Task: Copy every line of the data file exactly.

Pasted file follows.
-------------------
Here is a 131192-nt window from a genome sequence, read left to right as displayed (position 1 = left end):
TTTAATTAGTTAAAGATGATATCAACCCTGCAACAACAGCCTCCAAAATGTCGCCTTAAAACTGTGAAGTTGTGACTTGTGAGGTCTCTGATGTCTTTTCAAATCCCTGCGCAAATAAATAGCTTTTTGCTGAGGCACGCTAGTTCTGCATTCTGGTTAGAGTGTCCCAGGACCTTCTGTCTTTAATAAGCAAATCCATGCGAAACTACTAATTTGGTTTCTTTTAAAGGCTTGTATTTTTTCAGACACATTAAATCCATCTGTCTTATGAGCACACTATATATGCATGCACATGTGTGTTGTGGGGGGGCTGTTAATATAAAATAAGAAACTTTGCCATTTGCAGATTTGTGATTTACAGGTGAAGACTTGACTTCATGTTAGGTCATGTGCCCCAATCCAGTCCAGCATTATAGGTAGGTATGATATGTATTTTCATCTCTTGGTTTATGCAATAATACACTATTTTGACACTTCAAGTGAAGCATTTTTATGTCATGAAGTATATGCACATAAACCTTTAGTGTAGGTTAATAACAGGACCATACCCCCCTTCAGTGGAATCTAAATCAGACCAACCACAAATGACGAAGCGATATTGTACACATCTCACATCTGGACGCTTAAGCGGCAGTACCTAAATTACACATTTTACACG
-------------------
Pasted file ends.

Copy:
Here is a 131192-nt window from a genome sequence, read left to right as displayed (position 1 = left end):
TTTAATTAGTTAAAGATGATATCAACCCTGCAACAACAGCCTCCAAAATGTCGCCTTAAAACTGTGAAGTTGTGACTTGTGAGGTCTCTGATGTCTTTTCAAATCCCTGCGCAAATAAATAGCTTTTTGCTGAGGCACGCTAGTTCTGCATTCTGGTTAGAGTGTCCCAGGACCTTCTGTCTTTAATAAGCAAATCCATGCGAAACTACTAATTTGGTTTCTTTTAAAGGCTTGTATTTTTTCAGACACATTAAATCCATCTGTCTTATGAGCACACTATATATGCATGCACATGTGTGTTGTGGGGGGGCTGTTAATATAAAATAAGAAACTTTGCCATTTGCAGATTTGTGATTTACAGGTGAAGACTTGACTTCATGTTAGGTCATGTGCCCCAATCCAGTCCAGCATTATAGGTAGGTATGATATGTATTTTCATCTCTTGGTTTATGCAATAATACACTATTTTGACACTTCAAGTGAAGCATTTTTATGTCATGAAGTATATGCACATAAACCTTTAGTGTAGGTTAATAACAGGACCATACCCCCCTTCAGTGGAATCTAAATCAGACCAACCACAAATGACGAAGCGATATTGTACACATCTCACATCTGGACGCTTAAGCGGCAGTACCTAAATTACACATTTTACACG